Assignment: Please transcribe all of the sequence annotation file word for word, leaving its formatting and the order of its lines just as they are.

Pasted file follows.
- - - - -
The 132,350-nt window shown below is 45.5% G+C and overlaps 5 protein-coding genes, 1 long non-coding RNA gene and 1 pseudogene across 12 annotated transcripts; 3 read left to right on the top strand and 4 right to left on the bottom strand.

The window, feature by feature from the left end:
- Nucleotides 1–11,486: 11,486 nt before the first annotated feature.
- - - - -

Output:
The 132,350-nt window shown below is 45.5% G+C and overlaps 5 protein-coding genes, 1 long non-coding RNA gene and 1 pseudogene across 12 annotated transcripts; 3 read left to right on the top strand and 4 right to left on the bottom strand.

The window, feature by feature from the left end:
- Nucleotides 1–11,486: 11,486 nt before the first annotated feature.